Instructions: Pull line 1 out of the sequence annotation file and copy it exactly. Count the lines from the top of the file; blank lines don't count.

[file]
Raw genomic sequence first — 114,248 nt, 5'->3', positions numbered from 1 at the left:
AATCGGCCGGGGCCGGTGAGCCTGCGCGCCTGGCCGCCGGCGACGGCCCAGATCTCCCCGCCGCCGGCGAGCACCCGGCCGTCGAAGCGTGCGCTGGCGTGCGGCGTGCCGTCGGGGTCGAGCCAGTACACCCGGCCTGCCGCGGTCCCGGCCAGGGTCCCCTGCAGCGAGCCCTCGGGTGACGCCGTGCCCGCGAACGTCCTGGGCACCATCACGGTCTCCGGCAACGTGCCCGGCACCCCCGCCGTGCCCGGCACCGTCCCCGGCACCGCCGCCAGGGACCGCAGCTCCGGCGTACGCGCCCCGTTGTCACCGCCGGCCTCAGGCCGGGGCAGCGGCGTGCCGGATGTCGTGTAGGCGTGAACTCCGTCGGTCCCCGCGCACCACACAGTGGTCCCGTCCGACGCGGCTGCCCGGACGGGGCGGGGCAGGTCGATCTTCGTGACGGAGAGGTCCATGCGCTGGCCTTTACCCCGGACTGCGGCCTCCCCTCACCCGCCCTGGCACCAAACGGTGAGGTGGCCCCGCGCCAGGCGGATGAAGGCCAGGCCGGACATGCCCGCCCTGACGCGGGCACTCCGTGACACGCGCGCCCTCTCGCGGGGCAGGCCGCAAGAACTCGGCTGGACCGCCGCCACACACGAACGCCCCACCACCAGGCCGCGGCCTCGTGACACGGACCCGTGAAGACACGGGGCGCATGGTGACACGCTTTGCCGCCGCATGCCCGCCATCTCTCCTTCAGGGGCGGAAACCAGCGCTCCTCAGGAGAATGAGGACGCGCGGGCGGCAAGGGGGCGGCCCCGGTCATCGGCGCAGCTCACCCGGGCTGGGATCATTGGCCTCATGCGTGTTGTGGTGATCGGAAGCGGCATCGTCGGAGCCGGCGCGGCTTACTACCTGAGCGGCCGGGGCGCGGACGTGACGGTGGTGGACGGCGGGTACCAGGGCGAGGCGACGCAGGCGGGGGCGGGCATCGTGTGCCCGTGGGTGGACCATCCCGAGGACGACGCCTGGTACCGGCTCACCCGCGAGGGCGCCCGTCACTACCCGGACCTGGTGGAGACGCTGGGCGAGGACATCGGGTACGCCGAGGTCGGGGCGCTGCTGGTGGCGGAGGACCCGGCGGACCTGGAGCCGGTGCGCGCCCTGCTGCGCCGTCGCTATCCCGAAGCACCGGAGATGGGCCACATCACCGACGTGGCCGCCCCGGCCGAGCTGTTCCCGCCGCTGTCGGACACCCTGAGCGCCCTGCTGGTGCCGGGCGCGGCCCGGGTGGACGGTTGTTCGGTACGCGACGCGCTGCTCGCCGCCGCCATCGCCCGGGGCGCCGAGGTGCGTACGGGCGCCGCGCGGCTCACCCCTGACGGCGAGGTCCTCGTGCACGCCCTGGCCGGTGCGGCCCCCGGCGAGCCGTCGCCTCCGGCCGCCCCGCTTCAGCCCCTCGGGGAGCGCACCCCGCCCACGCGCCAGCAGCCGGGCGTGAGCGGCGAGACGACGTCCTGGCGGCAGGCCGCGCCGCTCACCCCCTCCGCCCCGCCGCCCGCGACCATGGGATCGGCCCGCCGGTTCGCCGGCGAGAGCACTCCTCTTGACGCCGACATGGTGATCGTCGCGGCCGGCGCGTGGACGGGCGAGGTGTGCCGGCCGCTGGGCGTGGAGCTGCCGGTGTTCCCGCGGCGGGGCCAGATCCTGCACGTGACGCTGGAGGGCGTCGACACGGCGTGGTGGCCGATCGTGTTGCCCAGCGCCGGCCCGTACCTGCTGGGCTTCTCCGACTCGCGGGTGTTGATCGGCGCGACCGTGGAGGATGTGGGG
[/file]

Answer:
Raw genomic sequence first — 114,248 nt, 5'->3', positions numbered from 1 at the left: